After a strange reluctance to jump on the issue, the major news outlets have begun covering the excitement of this past Saturday morning, when untold numbers of Skype users suddenly found new software installed on their Windows PCs, without so much as a notification or request for permission from Skype. Skype has been almost silent on the issue, as has the firm that originated the software in question, EasyBits GO. EasyBits is not obviously malware, but there were some weird EasyBits/Skype connections with malware last year, and Saturday's install certainly acted like malware. So was it a mistake? Or was it an attack? The greatest weirdness of all is that we still don't know.
My take? It looks like a mistake. It smells like an attack.
I set up an old XP machine with Skype on it Saturday afternoon, and left Skype running in a window. It's still running as I write, and there's no trace of the EasyBits installer. I thought the fact that it was still at SP2 might have made a difference, but I've heard from people who got the install on SP2 machines. This suggests that Skype immediately stopped pushing installs once the crap started to fly online, which further suggests that Skype was in control and that it was a mistake rather than an attack.
There's a tendency to love a great story, and we have to be careful not to read more into things than reality warrants. I'm an SF writer, and the futures I've tried to predict (as have many other, far more notable SF writers than I) have turned out to be a lot more dramatic and colorful than the future that actually worked itself out over the years. We underestimated small things (computers) and way overestimated big things, like space travel and (yes indeedy!) flying cars.
Here's an example of wearing your SF hat too much: Some years back, I was predicting that malware authors would create trojans that very quietly installed file-sharing nodes behind the screen of rootkit techniques, which would then search for sharable content on the machine and then open LimeWire-style P2P connections to the Net at large. Because it was a trojan, it would provide plausible deniability in copyright infringement lawsuits--and because it provided plausible deniability for file-sharing, people would deliberately infect their machines with it. The trojan would soon be on over a billion machines, and Big Media could do nothing at all about it.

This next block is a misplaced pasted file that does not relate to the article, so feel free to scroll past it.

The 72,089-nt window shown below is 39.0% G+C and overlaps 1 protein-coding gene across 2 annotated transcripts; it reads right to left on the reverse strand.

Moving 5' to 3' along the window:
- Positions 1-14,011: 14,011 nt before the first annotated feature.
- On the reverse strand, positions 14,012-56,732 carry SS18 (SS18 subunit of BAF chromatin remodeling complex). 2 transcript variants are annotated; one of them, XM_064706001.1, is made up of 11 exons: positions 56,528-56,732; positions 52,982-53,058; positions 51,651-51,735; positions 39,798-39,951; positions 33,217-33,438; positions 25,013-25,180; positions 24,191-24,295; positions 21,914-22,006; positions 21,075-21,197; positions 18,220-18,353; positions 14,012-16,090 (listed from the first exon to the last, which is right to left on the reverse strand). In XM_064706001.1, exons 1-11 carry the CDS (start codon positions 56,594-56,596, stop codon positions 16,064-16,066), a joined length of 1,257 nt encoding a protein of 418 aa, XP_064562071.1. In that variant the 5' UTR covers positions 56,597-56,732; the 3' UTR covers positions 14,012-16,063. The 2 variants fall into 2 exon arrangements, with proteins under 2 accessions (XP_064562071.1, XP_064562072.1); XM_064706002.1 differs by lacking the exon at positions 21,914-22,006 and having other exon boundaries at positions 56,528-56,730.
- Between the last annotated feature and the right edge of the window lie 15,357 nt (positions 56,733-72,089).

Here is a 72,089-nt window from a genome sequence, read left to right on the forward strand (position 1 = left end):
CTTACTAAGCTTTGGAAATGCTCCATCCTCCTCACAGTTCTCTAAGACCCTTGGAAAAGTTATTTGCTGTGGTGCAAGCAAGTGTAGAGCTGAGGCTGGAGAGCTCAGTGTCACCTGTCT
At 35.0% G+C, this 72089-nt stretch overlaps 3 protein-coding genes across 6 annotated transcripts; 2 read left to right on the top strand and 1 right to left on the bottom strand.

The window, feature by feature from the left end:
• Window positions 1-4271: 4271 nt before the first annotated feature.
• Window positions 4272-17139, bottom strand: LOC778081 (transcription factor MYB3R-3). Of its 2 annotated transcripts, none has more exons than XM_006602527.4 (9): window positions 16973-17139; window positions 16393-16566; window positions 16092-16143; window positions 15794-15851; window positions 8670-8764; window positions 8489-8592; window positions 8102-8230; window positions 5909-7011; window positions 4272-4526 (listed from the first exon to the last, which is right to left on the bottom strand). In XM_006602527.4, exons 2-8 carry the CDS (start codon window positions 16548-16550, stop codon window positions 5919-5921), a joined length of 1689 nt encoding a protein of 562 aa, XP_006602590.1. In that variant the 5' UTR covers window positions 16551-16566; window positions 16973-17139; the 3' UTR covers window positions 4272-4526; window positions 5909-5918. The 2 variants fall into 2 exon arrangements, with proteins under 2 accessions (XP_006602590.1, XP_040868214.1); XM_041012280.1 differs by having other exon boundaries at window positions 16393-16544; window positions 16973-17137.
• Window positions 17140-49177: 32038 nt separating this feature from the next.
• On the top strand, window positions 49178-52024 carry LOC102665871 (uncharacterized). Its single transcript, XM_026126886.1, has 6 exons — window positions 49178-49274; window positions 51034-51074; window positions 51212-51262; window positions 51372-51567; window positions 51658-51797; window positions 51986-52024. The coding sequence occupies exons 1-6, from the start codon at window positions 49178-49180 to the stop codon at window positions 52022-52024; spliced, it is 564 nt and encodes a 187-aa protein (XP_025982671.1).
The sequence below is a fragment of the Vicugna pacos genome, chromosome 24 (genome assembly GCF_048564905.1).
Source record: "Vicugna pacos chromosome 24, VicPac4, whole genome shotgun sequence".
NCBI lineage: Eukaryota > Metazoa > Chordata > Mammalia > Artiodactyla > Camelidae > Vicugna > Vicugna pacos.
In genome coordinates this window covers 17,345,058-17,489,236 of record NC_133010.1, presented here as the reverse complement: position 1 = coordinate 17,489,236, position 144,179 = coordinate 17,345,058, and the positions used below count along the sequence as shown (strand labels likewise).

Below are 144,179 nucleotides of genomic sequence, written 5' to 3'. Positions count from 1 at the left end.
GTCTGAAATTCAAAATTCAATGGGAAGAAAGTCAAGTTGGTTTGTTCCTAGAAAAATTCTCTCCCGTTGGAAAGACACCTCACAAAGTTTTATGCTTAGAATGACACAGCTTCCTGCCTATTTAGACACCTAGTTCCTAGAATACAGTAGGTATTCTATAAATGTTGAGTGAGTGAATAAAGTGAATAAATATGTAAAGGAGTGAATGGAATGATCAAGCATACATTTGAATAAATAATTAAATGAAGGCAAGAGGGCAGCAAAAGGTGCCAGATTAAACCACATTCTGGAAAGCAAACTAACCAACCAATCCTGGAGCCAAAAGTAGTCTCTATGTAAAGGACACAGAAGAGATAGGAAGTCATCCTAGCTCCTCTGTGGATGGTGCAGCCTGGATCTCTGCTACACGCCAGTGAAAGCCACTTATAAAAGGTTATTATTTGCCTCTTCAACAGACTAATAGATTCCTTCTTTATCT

That would have made a great cyberpunkish story; maybe I should still write it. But it didn't happen, and I think it won't happen. Malware authors are well past this sort of Merry Pranksters stage. Malware happens for one reason only: Money. If there's no way to monetize a malware scheme, it won't be written. So with anything like the Skype Affair, you have to look for the money. Crapware still seems to be the likeliest explanation: EasyBits could have paid Skype by the install to push down a new version of its games platform, and make it look like a normal Skype update. Stupidity intervened, which happens all the time. (Google "Sony Rootkit" to see only one example, and certainly the stupidest. Bruce Schneier has what I consider the last word.)
That said, there's still the possibility that a server-side infection was behind the push, and that what we got was a compromised version of EasyBits that may at some later time (patience, patience!) download the Real Deal, whatever that Real Deal might be. And whatever it is, it'll be about money.
The end of the story hasn't been written yet. Keep your virus checkers handy. Consider Skype alternatives. (Look into Jitsi.) And stay tuned.